On the demise of the Encyclopedia Britannica’s print edition

Have you heard?

After 244 years, the Encyclopaedia Britannica is going out of print. Those coolly authoritative, gold-lettered reference books that were once sold door-to-door by a fleet of traveling salesmen and displayed as proud fixtures in American homes will be discontinued, company executives said. In an acknowledgment of the realities of the digital age — and of competition from the Web site Wikipedia — Encyclopaedia Britannica will focus primarily on its online encyclopedias and educational curriculum for schools. The last print version is the 32-volume 2010 edition, which weighs 129 pounds and includes new entries on global warming and the Human Genome Project.

— “After 244 Years, Encyclopedia Britannica Stops the Presses,” The New York Times, March 13, 2012

The Britannica folks themselves assure us that, really, it’s all good in the end:

Today we’ve announced that we will discontinue the 32-volume printed edition of the Encyclopaedia Britannica when our current inventory is gone. A momentous event? In some ways, yes; the set is, after all, nearly a quarter of a millennium old. But in a larger sense this is just another historical data point in the evolution of human knowledge. For one thing, the encyclopedia will live on—in bigger, more numerous, and more vibrant digital forms. And just as important, we the publishers are poised, in the digital era, to serve knowledge and learning in new ways that go way beyond reference works.

— “Change: It’s Okay. Really.” Encyclopedia Britannica Blog, March 13, 2012

Company President Jorge Cauz expands on this with a rhetorical sophistry that makes him sound like a viable candidate for political office:

At Encyclopaedia Britannica we believe that the announcement that we will no longer print the 32-volume encyclopedia is of great significance, not for what it says about our past, but for what it projects about our vibrant present and future as a digital provider of general knowledge and instructional services…By concentrating our efforts on our digital properties, we can continuously update our content and further expand the number of topics and the depth with which they are treated without the space constraints of the print set. In fact, today our digital database is much larger than what we can fit in the print set. And it is up to date because we can revise it within minutes anytime we need to, and we do it many times each day…Today is a commemoratory moment at Britannica. We are energized by the fact that our efforts of the last few years have been successful. We have completed our transition from print publisher of the Encyclopaedia Britannica to a digital provider of knowledge and e-learning solutions. The success of this transition is not only a testament to our strong brand and dedication, but also to the esteem that society places on Britannica as a reliable, trustworthy source of knowledge and instruction.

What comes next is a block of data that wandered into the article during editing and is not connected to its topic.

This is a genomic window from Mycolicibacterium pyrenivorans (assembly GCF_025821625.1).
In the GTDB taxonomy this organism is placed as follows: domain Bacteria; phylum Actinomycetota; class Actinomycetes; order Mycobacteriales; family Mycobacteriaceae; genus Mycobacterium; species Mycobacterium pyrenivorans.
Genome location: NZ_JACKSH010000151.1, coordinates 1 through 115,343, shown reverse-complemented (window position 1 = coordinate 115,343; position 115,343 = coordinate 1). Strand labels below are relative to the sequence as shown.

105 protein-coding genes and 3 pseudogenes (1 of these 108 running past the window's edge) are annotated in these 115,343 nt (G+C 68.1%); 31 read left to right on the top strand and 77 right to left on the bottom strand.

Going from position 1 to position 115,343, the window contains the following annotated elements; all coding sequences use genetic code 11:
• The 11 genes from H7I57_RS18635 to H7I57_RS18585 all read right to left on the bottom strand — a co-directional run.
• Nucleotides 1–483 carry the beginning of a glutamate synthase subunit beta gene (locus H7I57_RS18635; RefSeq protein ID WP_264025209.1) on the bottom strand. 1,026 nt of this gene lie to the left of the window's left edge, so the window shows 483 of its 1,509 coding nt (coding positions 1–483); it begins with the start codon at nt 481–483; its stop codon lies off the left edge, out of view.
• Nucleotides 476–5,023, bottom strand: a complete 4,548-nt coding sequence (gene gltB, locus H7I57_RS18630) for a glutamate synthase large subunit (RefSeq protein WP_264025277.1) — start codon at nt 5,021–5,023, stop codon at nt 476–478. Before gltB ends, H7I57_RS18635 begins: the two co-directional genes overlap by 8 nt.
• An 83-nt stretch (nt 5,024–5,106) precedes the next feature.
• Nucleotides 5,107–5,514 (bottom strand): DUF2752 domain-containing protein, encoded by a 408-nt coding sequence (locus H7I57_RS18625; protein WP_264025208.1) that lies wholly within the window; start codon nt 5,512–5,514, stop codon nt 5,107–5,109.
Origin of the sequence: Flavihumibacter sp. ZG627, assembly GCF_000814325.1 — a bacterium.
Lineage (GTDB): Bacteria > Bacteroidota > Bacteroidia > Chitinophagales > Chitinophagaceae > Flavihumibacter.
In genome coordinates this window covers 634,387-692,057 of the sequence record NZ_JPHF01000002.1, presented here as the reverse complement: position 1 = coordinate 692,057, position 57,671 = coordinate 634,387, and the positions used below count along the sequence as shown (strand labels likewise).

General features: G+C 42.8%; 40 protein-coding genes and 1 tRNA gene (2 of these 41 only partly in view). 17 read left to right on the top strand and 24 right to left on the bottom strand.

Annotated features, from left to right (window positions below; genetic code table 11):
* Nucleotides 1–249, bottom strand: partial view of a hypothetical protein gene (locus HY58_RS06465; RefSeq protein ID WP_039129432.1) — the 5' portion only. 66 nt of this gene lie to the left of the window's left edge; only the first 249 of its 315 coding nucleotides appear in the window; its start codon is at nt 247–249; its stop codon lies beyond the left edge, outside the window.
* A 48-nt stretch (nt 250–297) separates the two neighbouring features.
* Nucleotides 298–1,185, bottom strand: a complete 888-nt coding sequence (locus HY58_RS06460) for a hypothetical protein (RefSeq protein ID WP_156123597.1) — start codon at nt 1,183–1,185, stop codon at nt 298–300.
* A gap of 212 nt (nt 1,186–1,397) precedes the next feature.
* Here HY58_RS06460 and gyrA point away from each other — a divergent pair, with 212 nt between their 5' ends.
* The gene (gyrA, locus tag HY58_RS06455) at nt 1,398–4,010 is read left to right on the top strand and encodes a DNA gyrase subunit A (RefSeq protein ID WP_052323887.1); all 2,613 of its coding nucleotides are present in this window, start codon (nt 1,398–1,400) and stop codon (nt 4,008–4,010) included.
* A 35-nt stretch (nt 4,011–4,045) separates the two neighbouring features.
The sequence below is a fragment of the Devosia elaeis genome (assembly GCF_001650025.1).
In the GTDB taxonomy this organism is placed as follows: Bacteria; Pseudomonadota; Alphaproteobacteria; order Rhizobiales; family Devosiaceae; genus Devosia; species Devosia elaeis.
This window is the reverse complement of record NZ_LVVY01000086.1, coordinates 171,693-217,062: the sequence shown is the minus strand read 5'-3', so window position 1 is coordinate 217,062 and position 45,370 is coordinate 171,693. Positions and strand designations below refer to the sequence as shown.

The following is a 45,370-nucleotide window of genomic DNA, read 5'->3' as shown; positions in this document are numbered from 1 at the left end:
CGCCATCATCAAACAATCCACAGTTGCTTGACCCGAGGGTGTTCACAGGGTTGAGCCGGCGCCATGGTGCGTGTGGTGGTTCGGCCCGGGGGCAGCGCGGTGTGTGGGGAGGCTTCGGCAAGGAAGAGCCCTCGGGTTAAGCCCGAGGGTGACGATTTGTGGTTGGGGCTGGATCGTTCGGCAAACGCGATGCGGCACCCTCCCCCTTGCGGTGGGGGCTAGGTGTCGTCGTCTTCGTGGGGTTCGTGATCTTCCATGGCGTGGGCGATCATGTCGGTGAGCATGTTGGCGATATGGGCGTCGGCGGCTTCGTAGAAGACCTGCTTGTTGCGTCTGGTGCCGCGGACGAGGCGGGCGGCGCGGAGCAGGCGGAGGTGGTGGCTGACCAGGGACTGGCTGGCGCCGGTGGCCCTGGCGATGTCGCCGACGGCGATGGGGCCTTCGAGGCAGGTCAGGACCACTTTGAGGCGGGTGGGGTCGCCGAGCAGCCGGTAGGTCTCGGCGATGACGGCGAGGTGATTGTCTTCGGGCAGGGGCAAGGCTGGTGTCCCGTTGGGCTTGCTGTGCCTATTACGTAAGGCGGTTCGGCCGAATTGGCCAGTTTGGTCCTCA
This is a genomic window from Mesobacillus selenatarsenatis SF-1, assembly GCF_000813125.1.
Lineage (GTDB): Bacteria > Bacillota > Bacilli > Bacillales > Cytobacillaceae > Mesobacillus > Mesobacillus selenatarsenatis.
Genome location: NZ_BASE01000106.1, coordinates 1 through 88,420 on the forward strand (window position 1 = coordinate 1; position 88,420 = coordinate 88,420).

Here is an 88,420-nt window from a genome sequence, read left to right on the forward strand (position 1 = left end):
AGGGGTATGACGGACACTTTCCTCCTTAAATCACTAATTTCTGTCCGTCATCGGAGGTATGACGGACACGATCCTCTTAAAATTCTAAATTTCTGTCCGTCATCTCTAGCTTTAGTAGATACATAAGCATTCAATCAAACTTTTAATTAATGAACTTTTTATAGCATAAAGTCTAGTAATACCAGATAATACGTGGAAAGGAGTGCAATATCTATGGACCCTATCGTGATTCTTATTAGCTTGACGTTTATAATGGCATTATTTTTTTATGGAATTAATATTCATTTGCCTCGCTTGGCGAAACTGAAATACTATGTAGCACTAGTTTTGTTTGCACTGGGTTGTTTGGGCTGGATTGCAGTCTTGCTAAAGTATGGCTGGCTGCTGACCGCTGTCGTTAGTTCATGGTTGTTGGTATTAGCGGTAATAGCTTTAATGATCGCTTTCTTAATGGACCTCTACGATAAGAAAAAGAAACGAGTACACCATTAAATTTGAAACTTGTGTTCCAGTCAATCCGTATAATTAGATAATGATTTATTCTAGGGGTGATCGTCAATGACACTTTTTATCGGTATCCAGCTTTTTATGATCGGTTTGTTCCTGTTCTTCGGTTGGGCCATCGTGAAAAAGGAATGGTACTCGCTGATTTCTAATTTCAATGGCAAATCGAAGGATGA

— Jorge Cauz, “Looking Ahead,” Encyclopedia Britannica Blog, March 13, 2012

Meanwhile, Princeton history professor David A. Bell points out what’s being ignored and sidestepped in this rush of self-congratulatory digital age rhetoric:

[W]ith the disappearance of paper encyclopedias, a part of the Western intellectual tradition is disappearing as well. I am not speaking of the idea of impartial, objective, and meticulously accurate reference. There is no reason this cannot be duplicated in digital media…[T]he great paper encyclopedias of the past had other, grander ambitions: They aspired to provide an overview of all human knowledge, and, still more boldly, to put that knowledge into a coherent, logical order. Even if they mostly organized their articles alphabetically, they also sought ways to link the material together thematically—all of it…In theory, there is no reason a digital encyclopedia could not have ambitions similar to these…But in practice, to have an encyclopedia even try to provide a systematic overview of knowledge requires a fixed, stable body of articles — a discrete edition…It might be argued that mapping out human knowledge has always, necessarily, been a quixotic project, akin to Casaubon’s “Key to All Mythologies”…But the ambition mattered. It mattered that one could look at a stack of volumes and say: Here are vast libraries, distilled down into an essence of human knowledge, and organized in a logical order. The books testified to the hope that, ultimately, human beings had at least a measure of control over the overpowering torrents of facts and ideas that they collectively produce. Perhaps no single human being could truly have control — what more quixotic enterprise is there than reading through an encyclopedia from cover to cover? But at least the existence of the books gave us the sense that some points of dry land remained amidst the floods, some fragments shored against our ruins. The disappearance of these grand printed volumes, while inevitable, is yet another depressing sign of just how much we are now adrift in the limitless oceans of information.